In a fiat-monetary system, the supply of cash circulating in the system is defined and controlled by a central bank. Although the amount may seem arbitrary, i.e.let us print 100 million tomorrow, this would be extremely inflationary and as a result devalue the currency and its use within the economy. See Zimbabwe Dollar

But with bottle caps, the amount is fixed, but to a certain extent. Bottle caps can still be made. But as with all counterfeiting operations, newly minted caps =/= the consistency of old caps. The type of metal, paint, and even evidence of bottling may be distinctive enough to discern authentic caps from counterfeited caps. Nevertheless, the premise of the quest is that the trading company doesn't wish for the supply of caps to increase relative to demand, thereby retain the value of each cap in the long run.

In addition, metal caps wear out through use just like regular money. Although not represented in the game, this fact would act as a mechanism of which caps that have sufficiently deteriorated are removed from the system, acting as a deflationary mechanism.

How can people buy expensive objects like houses or maybe vehicles, (they cost at least 10000)?

Take a look at the table of items and their assigned values. Given that markets will reach an equilibrium in terms of price for each item bartered, the cost of a rare or expensive item would be determined by those who produce the item and desire the item. Although one might argue that current theories of the value of labor may apply in a post-apocalyptic world, I don't think there would be a high need for economists in that dystopian future, despite the dismal setting.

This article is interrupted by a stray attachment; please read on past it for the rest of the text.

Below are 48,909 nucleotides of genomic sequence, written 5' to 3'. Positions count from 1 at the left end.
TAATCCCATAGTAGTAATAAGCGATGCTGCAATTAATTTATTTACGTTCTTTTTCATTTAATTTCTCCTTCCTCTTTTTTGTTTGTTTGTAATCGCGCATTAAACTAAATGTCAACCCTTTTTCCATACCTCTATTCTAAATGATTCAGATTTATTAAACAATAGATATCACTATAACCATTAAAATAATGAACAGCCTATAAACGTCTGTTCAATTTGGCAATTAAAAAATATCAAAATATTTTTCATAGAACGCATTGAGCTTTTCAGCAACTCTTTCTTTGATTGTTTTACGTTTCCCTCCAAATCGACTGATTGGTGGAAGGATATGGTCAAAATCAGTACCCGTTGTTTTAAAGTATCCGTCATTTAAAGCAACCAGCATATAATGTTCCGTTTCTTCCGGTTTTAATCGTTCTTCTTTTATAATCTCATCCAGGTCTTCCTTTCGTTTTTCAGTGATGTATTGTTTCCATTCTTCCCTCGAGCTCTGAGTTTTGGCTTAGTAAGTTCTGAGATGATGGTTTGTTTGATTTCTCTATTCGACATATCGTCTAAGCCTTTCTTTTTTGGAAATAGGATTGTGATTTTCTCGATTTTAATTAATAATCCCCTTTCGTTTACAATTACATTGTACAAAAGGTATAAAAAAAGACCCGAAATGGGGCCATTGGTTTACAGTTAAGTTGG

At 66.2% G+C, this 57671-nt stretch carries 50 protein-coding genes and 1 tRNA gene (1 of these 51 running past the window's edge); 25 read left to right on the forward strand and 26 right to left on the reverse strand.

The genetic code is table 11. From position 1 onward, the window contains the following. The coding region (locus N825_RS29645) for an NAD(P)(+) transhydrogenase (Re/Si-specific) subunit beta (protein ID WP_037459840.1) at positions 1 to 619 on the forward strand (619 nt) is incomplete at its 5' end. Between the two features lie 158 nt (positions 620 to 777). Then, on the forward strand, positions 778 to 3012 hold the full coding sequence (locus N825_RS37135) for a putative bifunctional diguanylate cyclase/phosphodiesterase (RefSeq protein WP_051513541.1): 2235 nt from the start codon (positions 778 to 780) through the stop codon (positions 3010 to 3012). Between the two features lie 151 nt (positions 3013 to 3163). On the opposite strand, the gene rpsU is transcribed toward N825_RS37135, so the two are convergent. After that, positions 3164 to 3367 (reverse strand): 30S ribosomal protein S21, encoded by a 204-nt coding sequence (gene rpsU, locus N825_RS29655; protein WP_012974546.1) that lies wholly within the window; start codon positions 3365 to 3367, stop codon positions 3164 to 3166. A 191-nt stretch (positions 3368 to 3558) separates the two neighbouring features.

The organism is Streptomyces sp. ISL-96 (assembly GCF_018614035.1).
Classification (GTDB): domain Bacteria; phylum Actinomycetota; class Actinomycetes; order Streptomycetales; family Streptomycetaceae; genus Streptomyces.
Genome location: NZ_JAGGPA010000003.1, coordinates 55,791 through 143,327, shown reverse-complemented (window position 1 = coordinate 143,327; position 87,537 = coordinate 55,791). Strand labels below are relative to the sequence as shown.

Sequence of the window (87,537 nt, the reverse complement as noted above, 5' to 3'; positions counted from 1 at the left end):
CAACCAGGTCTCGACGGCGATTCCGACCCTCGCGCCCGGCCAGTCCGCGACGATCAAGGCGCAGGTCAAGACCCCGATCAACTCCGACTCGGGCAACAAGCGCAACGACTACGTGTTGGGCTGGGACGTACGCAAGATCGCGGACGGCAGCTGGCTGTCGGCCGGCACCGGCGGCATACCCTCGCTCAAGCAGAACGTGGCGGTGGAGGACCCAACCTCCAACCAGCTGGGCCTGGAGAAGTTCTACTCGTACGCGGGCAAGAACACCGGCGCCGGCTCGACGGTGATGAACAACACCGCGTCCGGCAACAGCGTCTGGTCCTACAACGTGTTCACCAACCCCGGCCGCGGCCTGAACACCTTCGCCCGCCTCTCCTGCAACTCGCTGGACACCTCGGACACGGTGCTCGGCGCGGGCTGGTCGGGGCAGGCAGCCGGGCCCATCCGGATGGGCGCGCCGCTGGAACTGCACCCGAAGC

But as for how, there will be a need for banks for wealthy individuals to store their caps given the weight and bulk of caps. At established settlements, it would be a simple matter for me to write out a contract to you stipulating and instructing the bank to transfer my caps to your name.

How would a bank know if another has launched a new version of purple coin that is worth more than any other single bottle cap?

At least in lore, there are a handful of caps widely recognized by all factions: Nuka-Cola caps, Sunset Sarsaparilla Caps, and Bawls. At the same time, there are secondary currency systems: New California Republic Dollars, Legion currency, and Pre-War Money. All of which have (or had) a central authority, but not widely circulated or accepted. NCR money is not accepted in the Legion and vice versa. Pre-War Money has value, but isn't the primary means of currency use.